July 6, 2016

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After Brexit, the UK Could Lose 1 in 3 Software Developers

One thing that has largely gone unreported in the mainstream media is the potential - and already very real - impact of Brexit on software development in the UK.

Our membership of the EU plays a big role in Britain's software development community. According to a poll I conducted on Twitter, roughly 1 in 3 developers working in the UK is an EU migrant. The sample size of 850 suggests this figure has to be at least in the ballpark of reality, and it chimes with my experiences training and coaching teams across the country.

1 in 3 software developers adds up to about 130,000 highly educated, highly skilled people helping to build UK plc's digital infrastructure. Hotly tipped to be the new Prime Minister, Theresa May has refused to give any assurances about their right to remain in the UK. So, right now, about 130,000 software developers, and the organisations they work for, have a sword of Damocles hanging over their futures. Nobody knows if they'll still be here in 2-3 years' time.

130,000 is a lot of developers to lose. Some of us might say "Excellent - higher pay for us locals!" But the reality is likely to play out differently. We're already hearing about IT projects being shelved indefinitely, as well as tech businesses who have either resolved to, or are in the process of deciding, to move out of the UK to where there's a bigger pool of available talent in the EU.

Imagine if the UK's construction industry lost 1 in 3 tradespeople. Indeed, construction in the UK is already taking a big knock from the Brexit vote. Without skilled EU workers, a heck of a lot of stuff here would not have been built in the last decade. International employers have the choice to go elsewhere. And they are choosing, it would seem.

But an office complex in London has to be built in London. Not so for software. There's really nothing stopping our biggest IT spenders moving IT to places like Paris, Brussels or Berlin. We've spent the last 25 years turning IT into a moveable feast. Now, it would appear, the feast is moving.

What worries me most, though, is less the loss of IT projects and jobs, more the loss of economic growth attached to these projects in the wider world. IT projects aren't being shelved in isolation. They usually exist for a purpose, and the much bigger business investment projects they're part of are being put on ice, too. The likely result is a cooling effect on the entire British economy.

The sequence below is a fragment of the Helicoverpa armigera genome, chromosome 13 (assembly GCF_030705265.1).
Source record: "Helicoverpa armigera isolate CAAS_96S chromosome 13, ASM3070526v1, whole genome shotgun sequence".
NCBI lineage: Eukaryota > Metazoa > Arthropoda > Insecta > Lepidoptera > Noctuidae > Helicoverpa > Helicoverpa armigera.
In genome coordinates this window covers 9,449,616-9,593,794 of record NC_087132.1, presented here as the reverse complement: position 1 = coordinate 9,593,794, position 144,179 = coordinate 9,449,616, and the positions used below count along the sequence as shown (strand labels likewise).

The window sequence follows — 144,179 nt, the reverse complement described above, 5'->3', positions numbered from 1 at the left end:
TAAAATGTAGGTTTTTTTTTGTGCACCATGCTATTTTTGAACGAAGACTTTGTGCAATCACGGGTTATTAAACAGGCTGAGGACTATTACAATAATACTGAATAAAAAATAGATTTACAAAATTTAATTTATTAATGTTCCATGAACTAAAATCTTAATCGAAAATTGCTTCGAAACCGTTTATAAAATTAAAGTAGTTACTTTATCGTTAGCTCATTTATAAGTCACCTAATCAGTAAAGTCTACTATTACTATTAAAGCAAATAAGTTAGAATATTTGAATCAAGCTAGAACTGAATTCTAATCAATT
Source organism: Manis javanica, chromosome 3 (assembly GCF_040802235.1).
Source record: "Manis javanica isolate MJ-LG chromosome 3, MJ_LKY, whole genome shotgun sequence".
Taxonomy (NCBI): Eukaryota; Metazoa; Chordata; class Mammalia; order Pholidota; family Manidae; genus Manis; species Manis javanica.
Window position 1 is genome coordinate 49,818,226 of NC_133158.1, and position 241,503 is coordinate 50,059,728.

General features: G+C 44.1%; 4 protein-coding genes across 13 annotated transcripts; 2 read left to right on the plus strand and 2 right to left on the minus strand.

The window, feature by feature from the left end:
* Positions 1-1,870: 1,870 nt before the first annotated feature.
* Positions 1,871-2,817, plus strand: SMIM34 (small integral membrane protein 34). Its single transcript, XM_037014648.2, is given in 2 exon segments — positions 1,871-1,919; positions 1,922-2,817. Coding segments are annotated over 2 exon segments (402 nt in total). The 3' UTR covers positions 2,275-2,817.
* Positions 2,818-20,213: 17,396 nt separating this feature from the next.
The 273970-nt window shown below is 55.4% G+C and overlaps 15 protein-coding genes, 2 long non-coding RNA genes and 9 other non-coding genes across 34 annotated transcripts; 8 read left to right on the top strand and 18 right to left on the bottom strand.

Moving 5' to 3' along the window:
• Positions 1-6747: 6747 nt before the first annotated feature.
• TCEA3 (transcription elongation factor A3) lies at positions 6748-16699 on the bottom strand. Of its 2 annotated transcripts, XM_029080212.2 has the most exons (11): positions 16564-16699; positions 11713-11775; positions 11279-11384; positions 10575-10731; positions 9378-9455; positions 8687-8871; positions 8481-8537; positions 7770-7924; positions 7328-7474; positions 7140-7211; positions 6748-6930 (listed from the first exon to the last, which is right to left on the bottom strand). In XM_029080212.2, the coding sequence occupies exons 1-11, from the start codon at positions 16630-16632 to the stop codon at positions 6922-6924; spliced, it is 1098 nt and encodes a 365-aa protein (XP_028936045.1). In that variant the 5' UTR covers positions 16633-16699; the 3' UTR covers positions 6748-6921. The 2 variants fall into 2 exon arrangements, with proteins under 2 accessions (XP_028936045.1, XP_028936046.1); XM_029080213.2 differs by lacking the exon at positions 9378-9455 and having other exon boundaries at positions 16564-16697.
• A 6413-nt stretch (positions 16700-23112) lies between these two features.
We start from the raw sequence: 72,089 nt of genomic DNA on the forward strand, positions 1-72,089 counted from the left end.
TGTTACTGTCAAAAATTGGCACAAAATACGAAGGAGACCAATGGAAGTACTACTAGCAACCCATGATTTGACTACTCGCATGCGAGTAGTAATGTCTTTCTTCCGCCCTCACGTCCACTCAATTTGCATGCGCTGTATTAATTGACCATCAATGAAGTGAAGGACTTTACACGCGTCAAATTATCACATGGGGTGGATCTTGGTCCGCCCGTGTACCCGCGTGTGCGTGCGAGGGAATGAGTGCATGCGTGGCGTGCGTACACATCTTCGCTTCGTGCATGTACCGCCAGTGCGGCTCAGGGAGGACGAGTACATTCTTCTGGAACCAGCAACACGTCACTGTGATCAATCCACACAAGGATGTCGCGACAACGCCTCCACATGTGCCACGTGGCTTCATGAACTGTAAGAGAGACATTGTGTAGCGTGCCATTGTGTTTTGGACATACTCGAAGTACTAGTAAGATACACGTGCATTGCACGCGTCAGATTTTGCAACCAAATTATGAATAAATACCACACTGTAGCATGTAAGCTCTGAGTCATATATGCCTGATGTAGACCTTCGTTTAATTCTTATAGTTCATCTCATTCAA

Software developers - along with every other person in the UK - woke up to a hefty overnight pay cut on June 25th, thanks to the devalued pound. A Brexit-fuelled brain drain is going to hit software development hard. We can't just magic 130,000 developers out of thin air, and every non-EU country we might look to to bridge the gap has their own chronic shortages to deal with.

Of course, with tit-for-tat, there'll be a lot of British developers moving back to the UK. But nothing like 130,000.

I'm very much hoping that sanity will be restored, and both Right To Remain and freedom of movement will form a core part of any deal the Brexit negotiators do with the EU. But the hardened rhetoric from the likes of May, Leadsom and other prospective PMs makes me fearful that it's going to be a messy and acrimonious divorce, and that - as always - the children, including our young industry, will suffer most.

UPDATE: Yesterday, a motion proposed by Labour in the House of Commons that EU citizens currently living in the UK should be given the right to remain was passed by an overwhelming majority. It's not legally binding and has no direct impact on government policy, but it least shows that the will is there to resolve this problem. We must hope that the government realises the damage being done by prolonging the uncertainty and takes decisive action soon. This will be politically very difficult for them, though. The Leave campaign very strongly implied that immigrants would be leaving, even if they've rowed back on that since the referendum.

Posted 5 years, 9 months ago on July 6, 2016